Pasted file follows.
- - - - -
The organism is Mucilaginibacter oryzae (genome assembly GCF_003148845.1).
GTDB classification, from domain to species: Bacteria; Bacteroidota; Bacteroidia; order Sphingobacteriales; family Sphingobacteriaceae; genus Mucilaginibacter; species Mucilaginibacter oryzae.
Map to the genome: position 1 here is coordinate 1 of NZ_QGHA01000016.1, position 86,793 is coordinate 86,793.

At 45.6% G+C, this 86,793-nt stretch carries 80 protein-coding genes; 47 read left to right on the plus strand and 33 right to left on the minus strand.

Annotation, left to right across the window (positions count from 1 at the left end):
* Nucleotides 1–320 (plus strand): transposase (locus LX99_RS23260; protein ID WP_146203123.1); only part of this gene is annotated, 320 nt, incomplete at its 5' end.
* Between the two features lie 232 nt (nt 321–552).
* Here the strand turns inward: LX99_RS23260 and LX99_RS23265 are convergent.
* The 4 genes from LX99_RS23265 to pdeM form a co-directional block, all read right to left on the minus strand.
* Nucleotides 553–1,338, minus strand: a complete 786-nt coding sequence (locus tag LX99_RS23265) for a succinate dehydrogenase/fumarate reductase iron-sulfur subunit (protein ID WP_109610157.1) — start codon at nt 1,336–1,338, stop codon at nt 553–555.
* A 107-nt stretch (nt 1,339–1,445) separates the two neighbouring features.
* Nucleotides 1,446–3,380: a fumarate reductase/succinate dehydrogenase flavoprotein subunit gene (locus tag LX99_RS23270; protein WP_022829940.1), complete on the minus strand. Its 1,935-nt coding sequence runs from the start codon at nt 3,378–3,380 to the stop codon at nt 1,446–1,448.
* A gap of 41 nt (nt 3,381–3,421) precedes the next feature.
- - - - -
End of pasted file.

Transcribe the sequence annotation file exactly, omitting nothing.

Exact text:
The organism is Mucilaginibacter oryzae (genome assembly GCF_003148845.1).
GTDB classification, from domain to species: Bacteria; Bacteroidota; Bacteroidia; order Sphingobacteriales; family Sphingobacteriaceae; genus Mucilaginibacter; species Mucilaginibacter oryzae.
Map to the genome: position 1 here is coordinate 1 of NZ_QGHA01000016.1, position 86,793 is coordinate 86,793.

At 45.6% G+C, this 86,793-nt stretch carries 80 protein-coding genes; 47 read left to right on the plus strand and 33 right to left on the minus strand.

Annotation, left to right across the window (positions count from 1 at the left end):
* Nucleotides 1–320 (plus strand): transposase (locus LX99_RS23260; protein ID WP_146203123.1); only part of this gene is annotated, 320 nt, incomplete at its 5' end.
* Between the two features lie 232 nt (nt 321–552).
* Here the strand turns inward: LX99_RS23260 and LX99_RS23265 are convergent.
* The 4 genes from LX99_RS23265 to pdeM form a co-directional block, all read right to left on the minus strand.
* Nucleotides 553–1,338, minus strand: a complete 786-nt coding sequence (locus tag LX99_RS23265) for a succinate dehydrogenase/fumarate reductase iron-sulfur subunit (protein ID WP_109610157.1) — start codon at nt 1,336–1,338, stop codon at nt 553–555.
* A 107-nt stretch (nt 1,339–1,445) separates the two neighbouring features.
* Nucleotides 1,446–3,380: a fumarate reductase/succinate dehydrogenase flavoprotein subunit gene (locus tag LX99_RS23270; protein WP_022829940.1), complete on the minus strand. Its 1,935-nt coding sequence runs from the start codon at nt 3,378–3,380 to the stop codon at nt 1,446–1,448.
* A gap of 41 nt (nt 3,381–3,421) precedes the next feature.